The January 4 movement

“So Mark Zuckerberg of Facebook fame has been chosen for Time magazine man of the Year. Hmm. Guess I’ll have to wait till next year,” wrote (late) Governor Punjab Salmaan Taseer last month on Twitter. Little did he know that he was going to become Pakistan’s ‘man of the year’ in 2011.

On January 4, 2011, Salmaan Taseer was martyred in Islamabad. The details of Mr Taseer’s gruesome assassination have been all over the media. Shot 27 times by one of the police commandos assigned to protect his life while the other policemen stood by silently, Pakistan lost Mr Taseer to religious bigotry. In the aftermath of January 4, we saw myriads of reactions: shock, horror, depression, anger, desperation, frustration, and fear. But these reactions were from people who condemned Shaheed Salmaan Taseer’s murder. On the other side of the spectrum we witnessed another set of reactions: apathy, glee, exhilaration, jubilation, and victory. These were the reactions of all those who not only condoned Mr Taseer’s murder but also glorified his assassin, Mumtaz Qadri, by declaring him a ‘hero’.

Who is responsible for the murder of Mr Taseer is a question that many people have asked since that fateful day. The trigger-happy Qadri may have been a lone murderer but he was only responsible for the actual misdeed. The real perpetrators are still out and about. Every mullah who endorsed the fatwa (edict) against Mr Taseer declaring him a blasphemer has blood on his hands. Every television anchor who gave airtime to hate-mongers in his/her programme or tried to depict Mr Taseer in a negative light after the Aasia Bibi case has blood on his/her hands. Every columnist who wrote that the blasphemy laws cannot be repealed or amended and that Mr Taseer was wrong in visiting the poor Christian woman in jail has blood on his/her hands. Every PPP leader who was either too afraid to support Mr Taseer after November 20, 2010 (the day he visited Aasia Bibi in jail) or who vowed not to amend/repeal the blasphemy laws has blood on his/her hands. Every Pakistani who watched silently while the religious right bayed for Mr Taseer’s blood has blood on his/her hands. Every law enforcement officer who did not take any action against people spewing venom against the late governor has blood on his hands. Every elite force guard who was aware of Qadri’s murderous plan and yet did not report it to the authorities has blood on his hands. Whoever assigned Qadri – who was declared a ‘security risk’ for VVIPs – on Mr Taseer’s security detail has blood on his hands. Every political party whose members attended the Tahaffuz-i-Nabuwat Conference in December 2010 has blood on its hands. And last, but certainly not the least, our military establishment that has nurtured the right-wing forces for decades has blood on its hands.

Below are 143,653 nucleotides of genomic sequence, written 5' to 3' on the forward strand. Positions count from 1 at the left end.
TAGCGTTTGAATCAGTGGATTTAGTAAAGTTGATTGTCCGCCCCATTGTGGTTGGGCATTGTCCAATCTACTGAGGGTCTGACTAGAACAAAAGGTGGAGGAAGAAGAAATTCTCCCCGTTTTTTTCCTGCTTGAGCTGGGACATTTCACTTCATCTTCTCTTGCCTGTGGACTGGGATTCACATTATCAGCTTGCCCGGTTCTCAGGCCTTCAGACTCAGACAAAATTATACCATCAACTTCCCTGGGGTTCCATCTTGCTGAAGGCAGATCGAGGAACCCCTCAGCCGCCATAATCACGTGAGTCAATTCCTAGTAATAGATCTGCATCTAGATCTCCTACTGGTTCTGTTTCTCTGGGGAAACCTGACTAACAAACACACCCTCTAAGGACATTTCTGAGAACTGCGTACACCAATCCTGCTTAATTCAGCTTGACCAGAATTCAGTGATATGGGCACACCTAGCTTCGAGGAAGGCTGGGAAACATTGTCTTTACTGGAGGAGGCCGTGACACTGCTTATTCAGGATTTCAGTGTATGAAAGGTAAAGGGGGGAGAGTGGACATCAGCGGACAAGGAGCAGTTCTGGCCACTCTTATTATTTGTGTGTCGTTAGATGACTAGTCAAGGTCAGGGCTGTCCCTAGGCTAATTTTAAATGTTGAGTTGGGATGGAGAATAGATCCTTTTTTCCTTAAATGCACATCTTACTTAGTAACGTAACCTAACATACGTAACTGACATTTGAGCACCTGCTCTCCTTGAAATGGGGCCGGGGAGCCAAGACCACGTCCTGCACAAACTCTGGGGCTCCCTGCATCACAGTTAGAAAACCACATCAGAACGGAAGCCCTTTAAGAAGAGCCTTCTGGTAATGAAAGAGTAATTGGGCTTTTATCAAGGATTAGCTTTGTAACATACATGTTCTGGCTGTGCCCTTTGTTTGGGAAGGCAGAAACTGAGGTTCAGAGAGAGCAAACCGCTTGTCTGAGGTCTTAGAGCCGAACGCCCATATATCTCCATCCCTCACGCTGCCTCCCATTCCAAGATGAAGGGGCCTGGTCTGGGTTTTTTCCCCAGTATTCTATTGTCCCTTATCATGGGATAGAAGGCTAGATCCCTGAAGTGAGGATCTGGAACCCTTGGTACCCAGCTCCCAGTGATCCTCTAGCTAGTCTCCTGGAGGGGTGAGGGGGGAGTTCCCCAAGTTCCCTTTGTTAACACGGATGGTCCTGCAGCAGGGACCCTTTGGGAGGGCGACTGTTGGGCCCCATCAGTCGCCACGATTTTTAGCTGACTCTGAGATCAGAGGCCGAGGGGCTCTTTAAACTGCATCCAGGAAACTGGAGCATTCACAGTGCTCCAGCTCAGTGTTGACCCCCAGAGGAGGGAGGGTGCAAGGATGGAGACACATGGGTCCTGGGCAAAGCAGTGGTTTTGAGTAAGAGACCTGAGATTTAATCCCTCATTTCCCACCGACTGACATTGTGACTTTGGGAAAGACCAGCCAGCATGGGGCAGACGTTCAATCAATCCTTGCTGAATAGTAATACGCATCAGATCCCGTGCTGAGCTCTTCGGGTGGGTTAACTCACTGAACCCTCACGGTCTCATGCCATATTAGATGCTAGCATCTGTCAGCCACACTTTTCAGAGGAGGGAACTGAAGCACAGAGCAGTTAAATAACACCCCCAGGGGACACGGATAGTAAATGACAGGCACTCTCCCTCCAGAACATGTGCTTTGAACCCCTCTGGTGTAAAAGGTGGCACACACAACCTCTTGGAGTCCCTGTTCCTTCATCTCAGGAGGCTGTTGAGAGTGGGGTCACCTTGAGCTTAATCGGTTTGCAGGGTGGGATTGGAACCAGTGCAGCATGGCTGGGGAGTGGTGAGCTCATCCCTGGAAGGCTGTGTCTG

On December 15, 2010, a Tahaffuz-i-Nabuwat Conference was held in Islamabad where religious and political leaders vowed to defend the blasphemy laws. Leaders of political parties like the PML-N, PML-Q, JUI-F and the Jamaat-e-Islami were present at the conference. Apart from members of other religious organisations, the presence of Jamaat-ud-Dawa (JuD) chief Hafiz Saeed should have sent a warning to the government. Apparently, it did not. The JuD is a front for banned militant outfit Lashkar-e-Tayyaba (LeT), which is said to be behind cross-border terrorist attacks in India. Hafiz Saeed is said to be the mastermind behind the 2008 Mumbai attacks. On December 31, 2010, there was a shutter-down strike all over Pakistan. At the rallies held that day, religious leaders condemned Mr Taseer and vowed to protect the honour of Prophet Mohammad (PBUH). It is a great tragedy that no one from the PPP-led government defended Mr Taseer and explained to the masses that he had not done anything to dishonour our Prophet (PBUH). The PPP remained silent. So did many others. This silence cost Mr Taseer his life.

On another note, one of Qadri’s lawyers – Ashraf Gujjar – is said to be Hafiz Saeed’s nephew. But is anyone listening? Not likely.

Mr Taseer died for a cause but that cause seems to have died with him. Prime Minister Gilani has reiterated on various occasions after Mr Taseer’s death that the government has no plans to touch the blasphemy laws. As if that was not enough, at the Ulema and Mashaikh Conference 2011 where the prime minister addressed the religious leaders on January 18, Badshahi Mosque’s khateeb Maulana Abdul Khabir Azad was also present. Maulana Khabir Azad is the same man who refused to lead the funeral prayers of Mr Taseer.

At a vigil held for Mr Taseer on January 7 outside the Governor House, Lahore, hundreds of people mourned the death of a man who was brave enough to speak up for those who could not get justice in Jinnah’s Pakistan. “Taseer, tere khoon se inquilab aayega” (Taseer, your blood will bring about a revolution), “Jahaalat ke hain teen nishaan: jihadi, mullah, Taliban” (Three symbols of ignorance: jihadis, mullahs and the Taliban), “Yeh jo mullah-gardi hai, iske peeche wardi hai” (those in uniform are behind the clergy-instigated violence) were some of the slogans raised at the vigil.

Unlike all those who are too afraid to speak up, the few of us who have the courage to stand tall must not dishonour Mr Taseer’s sacrifice. To pay tribute to Mr Taseer, a ‘January 4 movement’ must be started. In the words of Shaheed Salmaan Taseer’s father:

Meri wafaayain yaad karoge,
Ro’oge, faryaad karoge,
Chorro bhi Taseer ki baatein,
Kab tak usko yaad karoge” — Dr M. D. Taseer.

[You will remember my ardent heart,
You will cry, you will beseech,
Leave Taseer aside,
How long will you keep mourning for him?]

(my column in DT)

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